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Adolphe Braun 
International Copyright of Photographs 
1888, 17 August 
  
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In the section "Talk in the Studio" in "The Photographic News",Vol.XXXII, No.1563, August 17, 1888, p.528.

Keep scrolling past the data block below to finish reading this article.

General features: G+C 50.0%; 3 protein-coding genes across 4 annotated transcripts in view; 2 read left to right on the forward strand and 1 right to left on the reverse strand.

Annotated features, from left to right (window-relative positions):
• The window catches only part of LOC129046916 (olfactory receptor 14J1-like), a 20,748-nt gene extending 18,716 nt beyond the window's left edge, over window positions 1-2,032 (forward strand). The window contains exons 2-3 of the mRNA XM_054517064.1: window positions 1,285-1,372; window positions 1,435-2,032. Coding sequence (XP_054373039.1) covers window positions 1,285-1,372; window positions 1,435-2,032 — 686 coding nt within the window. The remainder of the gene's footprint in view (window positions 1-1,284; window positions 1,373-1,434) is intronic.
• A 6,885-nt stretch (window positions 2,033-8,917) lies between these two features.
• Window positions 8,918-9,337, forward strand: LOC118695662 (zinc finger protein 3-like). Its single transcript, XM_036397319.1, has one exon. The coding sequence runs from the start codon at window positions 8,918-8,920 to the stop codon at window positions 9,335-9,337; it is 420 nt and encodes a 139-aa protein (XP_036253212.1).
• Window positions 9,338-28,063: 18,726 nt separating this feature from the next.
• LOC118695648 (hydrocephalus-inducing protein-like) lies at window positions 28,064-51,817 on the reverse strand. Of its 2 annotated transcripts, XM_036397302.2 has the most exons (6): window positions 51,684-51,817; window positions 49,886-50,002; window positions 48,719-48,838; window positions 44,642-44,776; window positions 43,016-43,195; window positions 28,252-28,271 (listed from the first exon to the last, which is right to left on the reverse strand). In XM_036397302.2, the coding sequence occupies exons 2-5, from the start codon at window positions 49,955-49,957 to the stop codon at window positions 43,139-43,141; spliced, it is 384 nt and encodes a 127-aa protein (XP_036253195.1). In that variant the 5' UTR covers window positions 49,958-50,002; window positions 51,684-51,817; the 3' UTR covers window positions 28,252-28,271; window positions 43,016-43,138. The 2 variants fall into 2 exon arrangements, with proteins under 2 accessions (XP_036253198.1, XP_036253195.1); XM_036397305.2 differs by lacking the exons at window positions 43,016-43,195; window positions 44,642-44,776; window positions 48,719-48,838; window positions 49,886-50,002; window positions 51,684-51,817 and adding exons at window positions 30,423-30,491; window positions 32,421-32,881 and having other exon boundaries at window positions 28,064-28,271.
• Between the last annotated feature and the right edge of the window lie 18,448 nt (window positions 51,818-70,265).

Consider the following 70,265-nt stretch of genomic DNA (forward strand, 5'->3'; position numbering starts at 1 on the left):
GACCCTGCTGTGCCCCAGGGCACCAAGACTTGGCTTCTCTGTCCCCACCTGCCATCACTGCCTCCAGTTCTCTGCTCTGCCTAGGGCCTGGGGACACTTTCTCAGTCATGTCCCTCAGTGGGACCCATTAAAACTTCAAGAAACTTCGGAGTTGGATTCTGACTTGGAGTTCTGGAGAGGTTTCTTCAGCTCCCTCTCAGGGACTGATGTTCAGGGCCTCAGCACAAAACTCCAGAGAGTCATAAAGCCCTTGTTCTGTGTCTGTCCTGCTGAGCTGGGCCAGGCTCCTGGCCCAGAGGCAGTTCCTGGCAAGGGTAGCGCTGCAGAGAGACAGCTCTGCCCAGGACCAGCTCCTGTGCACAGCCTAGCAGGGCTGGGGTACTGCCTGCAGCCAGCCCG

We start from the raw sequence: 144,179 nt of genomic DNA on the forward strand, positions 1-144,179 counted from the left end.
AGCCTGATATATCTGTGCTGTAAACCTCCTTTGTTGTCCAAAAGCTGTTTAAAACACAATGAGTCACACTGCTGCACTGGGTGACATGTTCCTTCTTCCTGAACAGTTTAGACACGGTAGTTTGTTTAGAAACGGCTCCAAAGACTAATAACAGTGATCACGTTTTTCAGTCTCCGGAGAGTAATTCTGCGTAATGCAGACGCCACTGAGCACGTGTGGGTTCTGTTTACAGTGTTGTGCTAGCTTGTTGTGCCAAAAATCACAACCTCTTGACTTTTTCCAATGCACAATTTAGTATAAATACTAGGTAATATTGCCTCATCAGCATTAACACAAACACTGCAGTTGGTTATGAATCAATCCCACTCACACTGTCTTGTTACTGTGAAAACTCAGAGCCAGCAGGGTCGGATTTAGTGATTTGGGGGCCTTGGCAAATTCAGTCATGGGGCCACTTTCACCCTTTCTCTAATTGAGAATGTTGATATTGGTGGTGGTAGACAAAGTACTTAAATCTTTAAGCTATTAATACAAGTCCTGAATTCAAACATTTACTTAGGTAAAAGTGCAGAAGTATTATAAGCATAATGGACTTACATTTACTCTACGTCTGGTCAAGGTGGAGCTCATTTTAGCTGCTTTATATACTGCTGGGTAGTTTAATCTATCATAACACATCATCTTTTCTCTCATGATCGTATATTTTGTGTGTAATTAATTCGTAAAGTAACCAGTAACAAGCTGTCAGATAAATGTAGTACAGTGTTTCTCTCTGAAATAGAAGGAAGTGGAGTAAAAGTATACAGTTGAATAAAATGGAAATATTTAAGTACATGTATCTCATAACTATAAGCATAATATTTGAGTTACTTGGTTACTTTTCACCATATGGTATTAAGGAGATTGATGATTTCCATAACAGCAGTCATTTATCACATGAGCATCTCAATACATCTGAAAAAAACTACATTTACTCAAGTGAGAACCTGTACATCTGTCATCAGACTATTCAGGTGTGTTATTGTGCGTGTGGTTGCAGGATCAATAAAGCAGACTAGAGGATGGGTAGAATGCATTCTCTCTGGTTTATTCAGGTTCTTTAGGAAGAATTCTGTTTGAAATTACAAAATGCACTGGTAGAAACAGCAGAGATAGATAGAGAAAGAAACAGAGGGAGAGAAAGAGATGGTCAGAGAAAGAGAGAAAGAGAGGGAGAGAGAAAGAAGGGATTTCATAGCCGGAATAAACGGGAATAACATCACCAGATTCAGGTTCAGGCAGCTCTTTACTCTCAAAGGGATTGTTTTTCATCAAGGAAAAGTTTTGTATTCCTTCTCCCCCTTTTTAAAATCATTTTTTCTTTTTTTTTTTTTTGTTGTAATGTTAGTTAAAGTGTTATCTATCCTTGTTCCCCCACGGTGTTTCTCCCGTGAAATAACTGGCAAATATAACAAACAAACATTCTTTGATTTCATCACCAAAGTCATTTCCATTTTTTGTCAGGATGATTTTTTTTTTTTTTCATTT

International Copyright Of Photographs. A. E Whitehouse, of the Hyde Park Gallery, 30, St. George's Place, S.W., appeared before Mr. d'Eyncourt, at the Westminster Police Court, yesterday, to answer eighteen summonses under the Copyright Act of 1862 (25 and 26 Vict., chap. 68) at the instance of Sir. Charles Hauff, the London agent of Messrs. Adolphe Braun and Company, of Paris, charging him with selling and multiplying for sale pirated copies of their registered copyright photographs La Longeuse, La Beequee, En Bacchus, and A. Cythere. Mr. Mann (Mann and Taylor) appeared for the prosecution; and Mr. R. C. Glenn was counsel for the defendant. Mr. Maun said that Messrs. Braun and Co., the well known photographers of Paris, had been in the habit of acquiring from artists of celebrated pictures exhibited in the Salon the right to take negatives for the purpose of producing a copyright photograph, copies of which could be sold. Within three months of the opening of the Salon they registered their copyright at Stationers' Hall, England. In 1862 photographs first became the subject-matter of copyright to the author, being a British subject. The author was the person who made the negative, not the mere operator. The Act of 1862 dealt only with the right of a person who was a British subject, but it incorporated the International Copyright Act of 1814, which provided that an Order in Council might be made giving to subjects of foreign countries with whom a treaty or convention might be made the same right of acquiring a full and perfect copyright in their works in this country as an Englishman possessed, subject of course to proper registration. In 1886 the copyright law was amended and consolidated, but it did not take away a foreigner's right of registration in this country, and therefore, by an Order in Council made Jan. 10, 1852, following a treaty or convention with the French Republic, the complainants, who had done everything which the law required to preserve their property rights, complained that the defendant had and still continued to infringe them by selling and exposing for sale the photographs specified in the informations. Mr. D'Eyncourt pointed out that the proceedings were under the Act of 1862 which admittedly only applied to British subjects. It was a case of very great difficulty. Mr. Mann said the complainant was proceeding as if he was a British subject. To all intents and purposes, the Order in Council following the International Copyright Act of 1814 made him one. Mr. Glen stated that his idea of the law was very different from his friend's. This case was of great importance because it raised a large international question, and he thought that it ought to be argued in one of the superior courts. The complainants had no copyright they could register in this country. Mr. d'Enycourt: I confess I should not be sorry to find I have no jurisdiction. Mr. Mann: But you have, sir. You have express jurisdiction conferred by statute. After a great deal of additional argument as to the provisions of the International Copyright Acts, the magistrate adjourned the case, the learned counsel for the defence stating that his client claimed the right to sell the pictures in dispute. 
 
 
  

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